The rear spacing issue. Your frame being a 10 speed, the rear fork probably has a spacing of 120mm. The 8, 9 and 10 speed setups use 130mm. You can spread the fork yourself, but it's risky and you can ruin the frame. It's not something a normal bike shop would attempt. However, a frame builder can and a proper frame builder will not only get it the right width, but will be able to align every thing ie, make sure the frame isn't twisted. It sounds scary but isn't if you give to a frame builder and not expensive.

You'll also need to think about wheels and brakes. It probably has 27" wheels and if you upgrade the wheels, you're best advised to go to 700c. Although 700c wheels are rated as 28", they're actually smaller because that '28"' measurement is to the outside of the tyre whereas the 27" measurement is to the rim - weird but true. There aren't any modifications needed in changing to 700c but you may have reach problems with your brakes (the rim being closer to the centre). Again, there are ways of getting around this.

The rest of it is simply bolting the right bits onto the right places.

Carriers will fit - there are a wide variety of carriers and most are adjustable. Non-problem really.

Depending on your touring, especially with telescopes and the like, a trailer might be the go. I've just bought a kiddie trailer to tow my dog around in. It's a heavy darned thing, but rolls okay. Mine cost me $150 on ebay and can carry a 40kg load. The beauty of it for you, would be that it can take odd shaped items. They fit onto any bike. Proper tourists use single wheeled trailers such as the BOB and that may be a direction for you to go.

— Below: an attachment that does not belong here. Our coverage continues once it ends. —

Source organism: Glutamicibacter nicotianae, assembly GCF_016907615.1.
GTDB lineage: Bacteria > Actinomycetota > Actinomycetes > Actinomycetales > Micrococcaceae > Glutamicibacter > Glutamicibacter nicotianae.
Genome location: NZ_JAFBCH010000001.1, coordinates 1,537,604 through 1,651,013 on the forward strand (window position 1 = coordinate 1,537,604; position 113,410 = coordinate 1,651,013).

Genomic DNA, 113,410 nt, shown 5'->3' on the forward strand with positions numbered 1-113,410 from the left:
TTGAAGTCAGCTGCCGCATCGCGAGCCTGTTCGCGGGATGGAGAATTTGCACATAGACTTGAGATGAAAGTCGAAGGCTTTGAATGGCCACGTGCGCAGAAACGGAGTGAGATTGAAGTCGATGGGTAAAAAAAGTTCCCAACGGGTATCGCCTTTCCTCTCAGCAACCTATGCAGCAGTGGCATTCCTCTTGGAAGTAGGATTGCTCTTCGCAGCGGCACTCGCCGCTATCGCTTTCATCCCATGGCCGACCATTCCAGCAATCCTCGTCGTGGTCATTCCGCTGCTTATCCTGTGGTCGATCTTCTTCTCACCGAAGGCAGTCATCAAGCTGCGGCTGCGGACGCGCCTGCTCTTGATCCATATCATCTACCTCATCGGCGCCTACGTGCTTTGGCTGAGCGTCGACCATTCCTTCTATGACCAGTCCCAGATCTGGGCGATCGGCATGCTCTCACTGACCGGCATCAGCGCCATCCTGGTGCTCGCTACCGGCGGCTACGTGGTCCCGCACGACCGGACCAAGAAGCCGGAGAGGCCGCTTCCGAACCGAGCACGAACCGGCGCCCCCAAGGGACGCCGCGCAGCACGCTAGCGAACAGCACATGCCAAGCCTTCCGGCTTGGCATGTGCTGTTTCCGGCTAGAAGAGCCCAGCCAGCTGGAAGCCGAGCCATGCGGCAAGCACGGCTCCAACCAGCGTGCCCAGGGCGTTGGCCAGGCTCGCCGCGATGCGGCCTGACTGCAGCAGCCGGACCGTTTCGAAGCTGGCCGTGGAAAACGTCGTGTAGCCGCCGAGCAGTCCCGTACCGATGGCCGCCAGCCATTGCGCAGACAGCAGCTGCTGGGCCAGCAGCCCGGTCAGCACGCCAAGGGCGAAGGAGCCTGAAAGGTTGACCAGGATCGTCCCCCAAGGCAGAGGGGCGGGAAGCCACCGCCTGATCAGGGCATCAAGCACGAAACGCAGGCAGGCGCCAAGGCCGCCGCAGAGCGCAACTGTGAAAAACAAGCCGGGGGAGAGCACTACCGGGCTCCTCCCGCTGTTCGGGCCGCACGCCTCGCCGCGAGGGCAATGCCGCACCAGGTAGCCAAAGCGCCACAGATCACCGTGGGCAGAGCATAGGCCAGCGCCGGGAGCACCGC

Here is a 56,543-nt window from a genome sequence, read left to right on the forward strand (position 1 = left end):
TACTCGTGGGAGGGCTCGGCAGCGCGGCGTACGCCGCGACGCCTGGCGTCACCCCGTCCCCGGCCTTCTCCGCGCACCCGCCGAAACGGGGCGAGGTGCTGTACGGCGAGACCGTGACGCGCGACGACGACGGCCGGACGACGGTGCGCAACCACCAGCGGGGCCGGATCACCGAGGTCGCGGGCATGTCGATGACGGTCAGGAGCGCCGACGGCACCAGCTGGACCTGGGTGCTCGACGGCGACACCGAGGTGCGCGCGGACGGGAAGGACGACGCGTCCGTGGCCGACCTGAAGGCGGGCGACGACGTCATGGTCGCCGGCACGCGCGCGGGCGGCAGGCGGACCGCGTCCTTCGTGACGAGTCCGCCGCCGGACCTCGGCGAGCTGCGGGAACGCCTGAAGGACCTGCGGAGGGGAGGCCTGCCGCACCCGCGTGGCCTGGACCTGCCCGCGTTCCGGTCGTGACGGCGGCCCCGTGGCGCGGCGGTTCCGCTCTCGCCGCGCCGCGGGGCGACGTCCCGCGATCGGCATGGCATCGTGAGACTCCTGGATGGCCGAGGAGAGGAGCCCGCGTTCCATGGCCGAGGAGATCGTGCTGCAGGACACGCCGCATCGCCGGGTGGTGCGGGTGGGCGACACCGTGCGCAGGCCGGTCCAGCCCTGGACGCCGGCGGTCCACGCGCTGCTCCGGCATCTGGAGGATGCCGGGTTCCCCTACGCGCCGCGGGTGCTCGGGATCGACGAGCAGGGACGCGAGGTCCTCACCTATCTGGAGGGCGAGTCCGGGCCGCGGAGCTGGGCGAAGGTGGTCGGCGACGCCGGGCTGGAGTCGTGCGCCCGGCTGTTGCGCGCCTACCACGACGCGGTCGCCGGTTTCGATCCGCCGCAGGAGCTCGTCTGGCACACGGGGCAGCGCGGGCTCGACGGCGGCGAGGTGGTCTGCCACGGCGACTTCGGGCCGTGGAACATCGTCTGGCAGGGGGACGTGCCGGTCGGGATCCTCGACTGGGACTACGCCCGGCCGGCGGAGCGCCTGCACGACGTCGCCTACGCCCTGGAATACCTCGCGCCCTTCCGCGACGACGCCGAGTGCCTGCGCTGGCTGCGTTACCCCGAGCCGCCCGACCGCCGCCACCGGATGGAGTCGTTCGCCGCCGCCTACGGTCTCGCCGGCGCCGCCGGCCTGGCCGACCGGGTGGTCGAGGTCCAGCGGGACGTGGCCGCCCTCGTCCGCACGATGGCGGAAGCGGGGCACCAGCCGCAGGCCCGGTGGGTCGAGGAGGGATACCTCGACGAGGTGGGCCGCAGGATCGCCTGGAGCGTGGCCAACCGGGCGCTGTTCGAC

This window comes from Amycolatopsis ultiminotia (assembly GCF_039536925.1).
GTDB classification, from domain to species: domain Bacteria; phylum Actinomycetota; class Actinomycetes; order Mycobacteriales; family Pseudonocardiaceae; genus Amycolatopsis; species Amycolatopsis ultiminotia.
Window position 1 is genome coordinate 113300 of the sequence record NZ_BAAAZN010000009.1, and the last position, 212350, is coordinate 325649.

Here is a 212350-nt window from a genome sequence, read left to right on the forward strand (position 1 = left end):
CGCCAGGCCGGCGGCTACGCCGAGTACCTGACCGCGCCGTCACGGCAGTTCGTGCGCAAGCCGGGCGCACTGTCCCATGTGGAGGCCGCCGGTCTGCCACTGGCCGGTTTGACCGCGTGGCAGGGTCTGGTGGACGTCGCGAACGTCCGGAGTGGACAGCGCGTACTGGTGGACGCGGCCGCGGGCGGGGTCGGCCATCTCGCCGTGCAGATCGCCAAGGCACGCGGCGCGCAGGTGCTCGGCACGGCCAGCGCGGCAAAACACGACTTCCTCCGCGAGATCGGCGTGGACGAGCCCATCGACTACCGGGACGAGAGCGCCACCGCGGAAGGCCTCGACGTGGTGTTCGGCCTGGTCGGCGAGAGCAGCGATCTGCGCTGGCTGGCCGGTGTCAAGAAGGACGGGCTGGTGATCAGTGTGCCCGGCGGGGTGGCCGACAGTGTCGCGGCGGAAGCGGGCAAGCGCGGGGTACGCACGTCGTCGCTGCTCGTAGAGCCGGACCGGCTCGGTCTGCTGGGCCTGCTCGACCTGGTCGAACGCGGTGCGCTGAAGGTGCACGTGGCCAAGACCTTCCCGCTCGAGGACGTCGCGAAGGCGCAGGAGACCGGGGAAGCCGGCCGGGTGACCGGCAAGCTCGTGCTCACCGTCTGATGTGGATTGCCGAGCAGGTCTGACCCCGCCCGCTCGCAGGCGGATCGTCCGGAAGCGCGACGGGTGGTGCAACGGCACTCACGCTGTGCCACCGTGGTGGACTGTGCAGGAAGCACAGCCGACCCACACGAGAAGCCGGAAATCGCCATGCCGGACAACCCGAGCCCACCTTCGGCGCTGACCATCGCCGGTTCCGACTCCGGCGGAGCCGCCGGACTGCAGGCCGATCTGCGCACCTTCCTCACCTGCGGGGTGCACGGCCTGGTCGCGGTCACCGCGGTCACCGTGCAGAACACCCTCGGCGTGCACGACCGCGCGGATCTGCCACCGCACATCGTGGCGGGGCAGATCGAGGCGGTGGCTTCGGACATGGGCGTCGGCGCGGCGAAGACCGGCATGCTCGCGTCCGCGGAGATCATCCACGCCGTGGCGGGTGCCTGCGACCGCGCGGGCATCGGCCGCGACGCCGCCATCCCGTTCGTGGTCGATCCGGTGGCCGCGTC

A good touring bike starts with the frame - the rest is incidental. You might be on a winner there.

Richard
I had a good bike ... so I fixed it
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Postby heavymetal » Sun Aug 19, 2007 8:41 pm

Welcome to the forums.

I'd stick with the Sportworld Tourer for a touring bike. I have a Mongoose Randonneur Alum Frame tourer. Like other people with this model, the rear wheel is a dud.

Trying to get parts in Australia for touring is a joke. Be prepared to have bike shops bring you out sets of touring wheels with 24 spokes :shock:

I've done frame spreading before. Out of 2, I wrecked one. I just did a third this week and from the string measurements, I got it right :D

You should be able to slowly build your touring bike up over time so that it is right. You may need to do a lot of Internet shopping to locate the parts though.

I'd stick with and ride your current bike and work out what needs changing. For a better ride on rough stuff, you could fit a suspension seat post. Wider tyres also make for a better ride. 27" stuff is still around in places if you look.

Kev.
There is only one BicycleWA.
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Postby Davekyn » Mon Aug 20, 2007 6:26 pm

Thanks heavymetal,
I intend to deck it out over time. Thanks for the tips. I intend to start off pretty much like you have said. I'm still riding for fittness at this stage :wink: but when I lose enough weight and have the cardio fitness, I'll be riding for fun just like you...cant wait. I'll stick to jogging to kep fit & go cycling to have fun. I have to admit though...Riding even for fun will keep you fit wether you like it or not...I am amazed at the cardio work out you can get from a bike.
Thanks again Dude :wink: